Tue, 25 Jun 2019

Assange to Cooperate with Sweden, Fight US Warrant

Tasnim
15 Apr 2019, 16:36 GMT+10

TEHRAN (Tasnim) Julian Assange would cooperate with Swedish authorities if they reopen a rape case against him but will continue to resist any bid to extradite him to the United States, his lawyer said. - World news -

"We are absolutely happy to answer those queries if and when they come up," Jennifer Robinson told Sky News television about the rape claims.

"The key issue at the moment is US extradition, which we have warned about for many years," she added.

The WikiLeaks founder is in custody in London awaiting sentencing for breaching his British bail conditions in 2012 by seeking refuge in Ecuador's London Embassy to avoid extradition to Sweden.

He was arrested at the embassy Thursday after Ecuador gave him up, and is now also fighting a US extradition warrant relating to the release by WikiLeaks of a huge cache of official documents.

The Australian has always denied the claims of sexual assault and rape in Sweden. The first expired in 2015 and the other was dropped in 2017, but the alleged rape victim has now asked for the case to be reopened.

More than 70 British lawmakers have urged their government to prioritize any extradition bid Sweden might make for Assange.

In the letter, the MPs and peers urge British Home Secretary Sajid Javid to "give every assistance to Sweden should they want to revive and pursue the investigation."

If Stockholm makes a formal extradition request, the British government will have to decide whether to consider it before or after that of the United States.

"We must send a strong message of the priority the UK has in tackling sexual violence and the seriousness with which such allegations are viewed," the letter says.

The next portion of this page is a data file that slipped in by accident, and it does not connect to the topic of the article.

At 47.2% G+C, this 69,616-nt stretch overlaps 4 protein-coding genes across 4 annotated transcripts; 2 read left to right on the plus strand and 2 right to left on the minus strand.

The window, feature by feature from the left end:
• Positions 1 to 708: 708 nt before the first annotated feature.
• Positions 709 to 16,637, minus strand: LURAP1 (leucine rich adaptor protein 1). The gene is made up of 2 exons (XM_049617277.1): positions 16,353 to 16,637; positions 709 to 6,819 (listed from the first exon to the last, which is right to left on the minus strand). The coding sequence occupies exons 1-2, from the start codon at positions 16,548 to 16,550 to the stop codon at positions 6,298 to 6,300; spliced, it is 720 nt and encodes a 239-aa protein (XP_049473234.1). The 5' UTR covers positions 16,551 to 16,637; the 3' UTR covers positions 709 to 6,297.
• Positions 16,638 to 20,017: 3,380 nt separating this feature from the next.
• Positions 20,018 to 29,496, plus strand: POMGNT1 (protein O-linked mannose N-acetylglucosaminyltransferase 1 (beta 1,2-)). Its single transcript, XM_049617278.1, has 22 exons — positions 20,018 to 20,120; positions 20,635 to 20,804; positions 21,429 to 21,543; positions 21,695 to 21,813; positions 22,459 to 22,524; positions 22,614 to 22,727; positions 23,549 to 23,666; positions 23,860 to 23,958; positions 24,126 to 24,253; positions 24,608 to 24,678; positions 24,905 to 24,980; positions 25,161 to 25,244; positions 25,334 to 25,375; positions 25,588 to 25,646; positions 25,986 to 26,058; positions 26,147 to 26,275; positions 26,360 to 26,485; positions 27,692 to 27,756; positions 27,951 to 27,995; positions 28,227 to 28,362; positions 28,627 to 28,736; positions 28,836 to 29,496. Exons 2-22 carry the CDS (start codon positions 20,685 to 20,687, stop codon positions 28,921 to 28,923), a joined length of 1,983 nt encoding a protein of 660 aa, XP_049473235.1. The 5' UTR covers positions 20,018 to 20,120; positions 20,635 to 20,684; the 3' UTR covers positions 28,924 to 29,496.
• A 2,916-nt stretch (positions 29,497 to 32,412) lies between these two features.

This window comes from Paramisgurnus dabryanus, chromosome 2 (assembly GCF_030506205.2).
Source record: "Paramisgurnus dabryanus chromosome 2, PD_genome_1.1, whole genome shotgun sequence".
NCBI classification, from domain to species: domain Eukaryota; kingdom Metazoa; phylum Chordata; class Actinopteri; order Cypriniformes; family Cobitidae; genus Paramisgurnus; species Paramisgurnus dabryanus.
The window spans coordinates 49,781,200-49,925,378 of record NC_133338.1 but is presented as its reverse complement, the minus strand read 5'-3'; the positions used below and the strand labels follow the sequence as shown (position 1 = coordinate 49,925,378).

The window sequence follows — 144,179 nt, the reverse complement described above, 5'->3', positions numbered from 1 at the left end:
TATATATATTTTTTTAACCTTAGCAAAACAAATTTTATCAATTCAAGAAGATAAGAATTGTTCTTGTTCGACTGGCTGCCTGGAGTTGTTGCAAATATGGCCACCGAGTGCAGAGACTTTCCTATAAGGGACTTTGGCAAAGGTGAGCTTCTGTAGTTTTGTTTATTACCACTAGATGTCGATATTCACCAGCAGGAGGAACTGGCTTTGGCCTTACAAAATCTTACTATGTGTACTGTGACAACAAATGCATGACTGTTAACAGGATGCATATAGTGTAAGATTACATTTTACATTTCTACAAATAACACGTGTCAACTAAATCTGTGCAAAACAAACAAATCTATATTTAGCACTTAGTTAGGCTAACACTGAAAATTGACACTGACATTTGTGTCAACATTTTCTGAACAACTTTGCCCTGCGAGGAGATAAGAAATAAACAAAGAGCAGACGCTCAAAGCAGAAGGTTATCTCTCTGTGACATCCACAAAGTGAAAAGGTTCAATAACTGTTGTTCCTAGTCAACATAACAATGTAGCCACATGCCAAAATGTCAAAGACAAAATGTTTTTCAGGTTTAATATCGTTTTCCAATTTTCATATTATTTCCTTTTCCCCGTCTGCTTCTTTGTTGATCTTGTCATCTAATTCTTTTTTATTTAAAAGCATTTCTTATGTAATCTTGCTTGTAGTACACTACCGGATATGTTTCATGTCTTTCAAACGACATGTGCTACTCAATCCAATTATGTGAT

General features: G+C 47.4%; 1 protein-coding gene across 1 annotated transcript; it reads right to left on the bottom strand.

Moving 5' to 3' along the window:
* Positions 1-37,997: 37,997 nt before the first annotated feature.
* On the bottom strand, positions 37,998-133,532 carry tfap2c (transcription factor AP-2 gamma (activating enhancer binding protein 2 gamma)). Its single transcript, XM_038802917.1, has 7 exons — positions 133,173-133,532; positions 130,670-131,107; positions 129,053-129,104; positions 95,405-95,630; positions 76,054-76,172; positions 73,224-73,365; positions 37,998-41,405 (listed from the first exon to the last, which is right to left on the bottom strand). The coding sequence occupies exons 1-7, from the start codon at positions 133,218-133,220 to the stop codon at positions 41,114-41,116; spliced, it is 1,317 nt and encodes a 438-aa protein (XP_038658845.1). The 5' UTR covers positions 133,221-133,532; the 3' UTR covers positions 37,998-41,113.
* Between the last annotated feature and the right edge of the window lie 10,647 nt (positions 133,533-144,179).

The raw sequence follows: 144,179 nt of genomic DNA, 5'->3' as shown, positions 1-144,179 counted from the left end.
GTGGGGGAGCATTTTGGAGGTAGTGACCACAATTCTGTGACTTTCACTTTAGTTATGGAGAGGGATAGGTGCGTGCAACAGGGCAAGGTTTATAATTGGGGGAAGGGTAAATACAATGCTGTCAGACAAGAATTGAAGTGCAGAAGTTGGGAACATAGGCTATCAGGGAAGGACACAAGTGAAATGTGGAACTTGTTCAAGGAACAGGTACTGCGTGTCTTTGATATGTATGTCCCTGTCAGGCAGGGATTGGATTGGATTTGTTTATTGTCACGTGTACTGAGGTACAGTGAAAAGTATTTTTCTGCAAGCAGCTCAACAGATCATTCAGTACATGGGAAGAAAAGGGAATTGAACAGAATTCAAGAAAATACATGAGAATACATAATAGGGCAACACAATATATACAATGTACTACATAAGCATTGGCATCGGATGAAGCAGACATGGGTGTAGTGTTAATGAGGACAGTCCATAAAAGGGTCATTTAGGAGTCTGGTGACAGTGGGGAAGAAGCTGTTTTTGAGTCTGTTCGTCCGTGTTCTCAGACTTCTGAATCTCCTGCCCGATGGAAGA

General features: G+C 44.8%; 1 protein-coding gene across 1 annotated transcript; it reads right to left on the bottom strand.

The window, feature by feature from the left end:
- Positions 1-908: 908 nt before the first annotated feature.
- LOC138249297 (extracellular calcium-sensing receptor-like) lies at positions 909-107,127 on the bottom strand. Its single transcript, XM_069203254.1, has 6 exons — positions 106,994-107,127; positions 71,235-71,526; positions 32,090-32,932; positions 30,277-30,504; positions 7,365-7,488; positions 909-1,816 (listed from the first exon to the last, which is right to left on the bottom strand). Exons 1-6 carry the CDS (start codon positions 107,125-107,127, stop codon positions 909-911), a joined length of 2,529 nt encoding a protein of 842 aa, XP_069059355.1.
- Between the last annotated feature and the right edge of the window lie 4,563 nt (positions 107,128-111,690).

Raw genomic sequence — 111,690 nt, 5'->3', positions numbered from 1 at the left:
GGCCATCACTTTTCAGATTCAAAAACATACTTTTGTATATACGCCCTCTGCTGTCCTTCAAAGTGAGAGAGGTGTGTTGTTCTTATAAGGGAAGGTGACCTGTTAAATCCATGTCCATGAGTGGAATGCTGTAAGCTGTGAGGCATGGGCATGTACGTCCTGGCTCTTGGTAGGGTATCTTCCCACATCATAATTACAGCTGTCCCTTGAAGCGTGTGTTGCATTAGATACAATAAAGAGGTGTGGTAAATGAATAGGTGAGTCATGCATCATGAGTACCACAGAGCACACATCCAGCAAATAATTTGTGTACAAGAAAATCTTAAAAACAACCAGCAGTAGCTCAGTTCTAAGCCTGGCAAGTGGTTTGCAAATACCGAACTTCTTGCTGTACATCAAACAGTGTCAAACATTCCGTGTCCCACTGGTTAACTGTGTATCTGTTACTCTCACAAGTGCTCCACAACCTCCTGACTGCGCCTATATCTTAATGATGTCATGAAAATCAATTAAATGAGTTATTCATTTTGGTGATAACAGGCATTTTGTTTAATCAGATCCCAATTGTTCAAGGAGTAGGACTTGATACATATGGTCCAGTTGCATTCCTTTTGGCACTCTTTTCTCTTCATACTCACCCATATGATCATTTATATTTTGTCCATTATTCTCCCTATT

The MPs and peers add that it is "of grave concern to us" that the Swedish authorities did not appear to have prior warning of Assange's arrest, unlike the US authorities.

Robinson said Assange would seek assurances from Sweden that he would not be sent on to America, saying, "That is the same assurance we were seeking in 2010 and the refusal to give that is why he sought asylum."

She added, "He's not above the law. Julian has never been concerned about facing British justice or indeed Swedish justice. This case is and has always been about his concern about being sent to face American injustice."

The US indictment charges Assange with "conspiracy" for working with former US Army intelligence analyst Chelsea Manning to crack a password stored on Department of Defense computers in March 2010.

He faces up to five years in jail.

Manning passed hundreds of thousands of classified documents to WikiLeaks, exposing US military wrongdoing in the Iraq war and diplomatic secrets about scores of countries around the world.

The conspiracy charge against Assange seems intended to sidestep limits on prosecution potentially arising from the US Constitution's First Amendment guarantee of press freedom.

But Robinson insisted, "This indictment clearly engages news gathering activities and the kinds of communications that journalists have with sources all the time."

The lawyer condemned as "outrageous" claims made by Ecuador about Assange's behavior in the embassy, including that he smeared his feces on the wall, saying, "That's not true."

Quito also accused him of failing to care for his cat. WikiLeaks said Assange had asked his lawyers to "rescue him (the cat) from embassy threats" in October, adding, "They will be reunited in freedom."

Assange's father, John Shipton, Sunday urged Australia to bring his son home.

"I saw him, the way they dragged him down the steps, the coppers (police), he didn't look good. I'm 74 and I look better than him and he's 47. It's such a shock," he said.

Australian Prime Minister Scott Morrison said Friday that Assange would receive "no special treatment" from Canberra.

British journalist Patrick Cockburn said recently that Assange is likely to pay a higher price than Daniel Ellsberg, who had released the Pentagon Papers about the involvement in the Vietnam war, for exposing US government lies by publishing thousands of classified documents

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